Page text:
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A once-proud and glorious race has fallen. Now, they live in squalor and slavery with few traces of their ancient culture
remaining. The only ones that escaped this fate did so by dying or being killed. Perhaps they will rediscover their old pride and power, for better or for worse...
This trope only applies if there's some proof that the race used
to be a proud and noble
one, before their 'fall'. If a universe's elves (though not always elves, most are however) have always been nomadic tribes of pointy-eared barbarian bowmen, it doesn't count for this trope, no matter how badly they're oppressed and see the violence Inherent in the System
A subtrope of Screw You, Elves!
and could be considered meta-revenge against Can't Argue with Elves
. It can overlap with Slave Race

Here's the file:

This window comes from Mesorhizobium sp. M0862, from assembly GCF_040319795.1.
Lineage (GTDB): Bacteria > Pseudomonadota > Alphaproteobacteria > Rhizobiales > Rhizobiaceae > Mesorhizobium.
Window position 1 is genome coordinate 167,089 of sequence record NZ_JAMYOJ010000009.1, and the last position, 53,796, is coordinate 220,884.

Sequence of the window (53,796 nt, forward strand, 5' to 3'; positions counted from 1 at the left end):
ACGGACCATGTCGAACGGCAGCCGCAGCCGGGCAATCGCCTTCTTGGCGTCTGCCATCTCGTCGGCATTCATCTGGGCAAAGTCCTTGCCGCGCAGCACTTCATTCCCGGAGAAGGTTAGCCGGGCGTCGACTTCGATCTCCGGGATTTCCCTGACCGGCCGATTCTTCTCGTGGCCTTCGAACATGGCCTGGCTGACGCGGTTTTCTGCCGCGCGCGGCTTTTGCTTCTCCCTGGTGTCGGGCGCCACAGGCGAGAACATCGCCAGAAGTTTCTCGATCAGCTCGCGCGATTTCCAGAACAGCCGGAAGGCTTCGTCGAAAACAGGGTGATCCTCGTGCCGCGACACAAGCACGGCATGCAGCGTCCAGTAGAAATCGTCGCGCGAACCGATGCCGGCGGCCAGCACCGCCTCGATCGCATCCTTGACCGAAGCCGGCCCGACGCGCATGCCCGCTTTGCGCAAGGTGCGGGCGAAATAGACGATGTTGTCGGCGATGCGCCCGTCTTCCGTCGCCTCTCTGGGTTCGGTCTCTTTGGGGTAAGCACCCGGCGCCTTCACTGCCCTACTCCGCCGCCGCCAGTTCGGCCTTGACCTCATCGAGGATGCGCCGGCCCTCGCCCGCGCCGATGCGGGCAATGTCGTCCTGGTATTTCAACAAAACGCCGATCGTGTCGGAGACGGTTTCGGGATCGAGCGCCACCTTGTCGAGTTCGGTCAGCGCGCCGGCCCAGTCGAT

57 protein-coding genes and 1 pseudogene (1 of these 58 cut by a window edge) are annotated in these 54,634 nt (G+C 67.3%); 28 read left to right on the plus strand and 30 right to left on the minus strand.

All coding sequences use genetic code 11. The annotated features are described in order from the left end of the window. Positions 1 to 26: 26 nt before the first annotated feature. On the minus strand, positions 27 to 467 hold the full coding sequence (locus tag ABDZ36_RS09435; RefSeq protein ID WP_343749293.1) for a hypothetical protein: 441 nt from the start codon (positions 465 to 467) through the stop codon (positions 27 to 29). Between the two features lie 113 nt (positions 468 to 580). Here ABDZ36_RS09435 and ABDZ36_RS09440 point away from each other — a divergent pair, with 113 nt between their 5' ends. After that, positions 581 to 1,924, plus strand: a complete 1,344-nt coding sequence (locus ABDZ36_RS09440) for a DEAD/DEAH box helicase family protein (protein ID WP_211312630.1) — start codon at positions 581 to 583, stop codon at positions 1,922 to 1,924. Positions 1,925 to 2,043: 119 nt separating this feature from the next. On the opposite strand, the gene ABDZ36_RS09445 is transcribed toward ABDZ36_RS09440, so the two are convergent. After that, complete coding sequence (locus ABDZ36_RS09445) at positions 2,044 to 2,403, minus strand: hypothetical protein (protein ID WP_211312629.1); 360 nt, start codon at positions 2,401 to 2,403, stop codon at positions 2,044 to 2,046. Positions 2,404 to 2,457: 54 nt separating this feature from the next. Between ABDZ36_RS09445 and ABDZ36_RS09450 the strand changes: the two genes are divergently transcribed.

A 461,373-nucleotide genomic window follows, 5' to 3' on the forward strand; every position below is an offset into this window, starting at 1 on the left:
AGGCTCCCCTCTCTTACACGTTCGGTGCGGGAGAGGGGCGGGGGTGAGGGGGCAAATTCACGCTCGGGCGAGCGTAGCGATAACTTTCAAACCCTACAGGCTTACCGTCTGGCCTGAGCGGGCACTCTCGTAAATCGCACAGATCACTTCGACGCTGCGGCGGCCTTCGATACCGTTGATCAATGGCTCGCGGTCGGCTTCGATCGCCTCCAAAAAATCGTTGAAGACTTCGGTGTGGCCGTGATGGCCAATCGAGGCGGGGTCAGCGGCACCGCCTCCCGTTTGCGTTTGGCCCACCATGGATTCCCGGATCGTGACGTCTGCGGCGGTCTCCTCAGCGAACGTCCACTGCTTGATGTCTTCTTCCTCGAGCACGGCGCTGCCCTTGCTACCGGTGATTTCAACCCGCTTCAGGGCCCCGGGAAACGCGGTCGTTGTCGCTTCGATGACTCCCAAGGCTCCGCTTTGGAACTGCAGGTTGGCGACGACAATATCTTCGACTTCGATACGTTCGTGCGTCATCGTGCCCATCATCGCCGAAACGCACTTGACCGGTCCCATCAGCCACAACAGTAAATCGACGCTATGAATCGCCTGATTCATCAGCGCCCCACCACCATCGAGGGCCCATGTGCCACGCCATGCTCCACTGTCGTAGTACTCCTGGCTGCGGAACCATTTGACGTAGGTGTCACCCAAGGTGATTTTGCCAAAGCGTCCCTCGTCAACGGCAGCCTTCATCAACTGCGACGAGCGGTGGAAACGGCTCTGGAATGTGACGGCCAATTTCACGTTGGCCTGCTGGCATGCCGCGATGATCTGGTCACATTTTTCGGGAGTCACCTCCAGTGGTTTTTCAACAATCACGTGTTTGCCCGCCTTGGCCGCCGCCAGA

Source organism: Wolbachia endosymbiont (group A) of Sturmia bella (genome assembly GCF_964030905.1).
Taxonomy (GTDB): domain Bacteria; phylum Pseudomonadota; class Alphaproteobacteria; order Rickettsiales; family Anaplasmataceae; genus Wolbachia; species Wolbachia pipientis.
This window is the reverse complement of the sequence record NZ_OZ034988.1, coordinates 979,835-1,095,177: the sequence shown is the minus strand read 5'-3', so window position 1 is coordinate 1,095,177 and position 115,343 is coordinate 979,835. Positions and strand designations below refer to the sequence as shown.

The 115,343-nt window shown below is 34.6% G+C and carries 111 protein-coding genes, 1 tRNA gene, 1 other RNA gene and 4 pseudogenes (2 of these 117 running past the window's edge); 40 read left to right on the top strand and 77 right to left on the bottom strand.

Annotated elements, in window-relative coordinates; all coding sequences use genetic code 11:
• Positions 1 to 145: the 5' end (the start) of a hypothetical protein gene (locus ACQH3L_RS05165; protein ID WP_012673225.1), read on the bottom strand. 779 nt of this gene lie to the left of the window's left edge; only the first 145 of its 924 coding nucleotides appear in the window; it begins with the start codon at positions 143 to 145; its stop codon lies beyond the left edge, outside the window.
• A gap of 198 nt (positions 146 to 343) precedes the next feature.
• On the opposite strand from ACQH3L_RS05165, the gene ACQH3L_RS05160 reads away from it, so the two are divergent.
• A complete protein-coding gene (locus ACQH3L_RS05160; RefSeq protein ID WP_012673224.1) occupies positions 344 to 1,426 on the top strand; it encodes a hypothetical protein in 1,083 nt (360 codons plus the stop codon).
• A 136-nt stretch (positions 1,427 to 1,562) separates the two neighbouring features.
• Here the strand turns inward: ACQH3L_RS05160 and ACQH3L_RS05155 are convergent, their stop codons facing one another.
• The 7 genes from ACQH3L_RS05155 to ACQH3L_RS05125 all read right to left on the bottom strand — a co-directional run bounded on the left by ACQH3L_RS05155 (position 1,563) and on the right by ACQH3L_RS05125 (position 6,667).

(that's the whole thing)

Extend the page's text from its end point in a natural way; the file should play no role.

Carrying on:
open/close all folders
- In Dragon Ball the three remaining Saiyans (outside the films and excluding Goku)are the 'elves' enslaved to Frieza and the latter's Planet Trade Organization.
- This is what happens with both Alleyne (a pure Forest Elf) and her student Nowa (a half-elf) in Queen's Blade Rebellion: Alleyne's village is destroyed by the Swamp Witch and her army, leaving Alleyne as the lone survivor, and being cursed with not being able to leave the forest, and Nowa is enslaved by Dogura, one of the Witch's henchmen later on, and tortured to almost madness.
- That´s a central point of the original Planet of the Apes and even stronger in its remake. Somehow, in the third and fourth sequel of the original you can argue that this trope appears in some way too.
- In The Death Gate Cycle, the dwarves of the World of Air, Arianus, have devolved severely, losing their pride, and even their names. Calling themselves 'Gegs', they serve as peaceful factory-workers on the machine-filled island that is their home, worshiping visiting elves like Gods...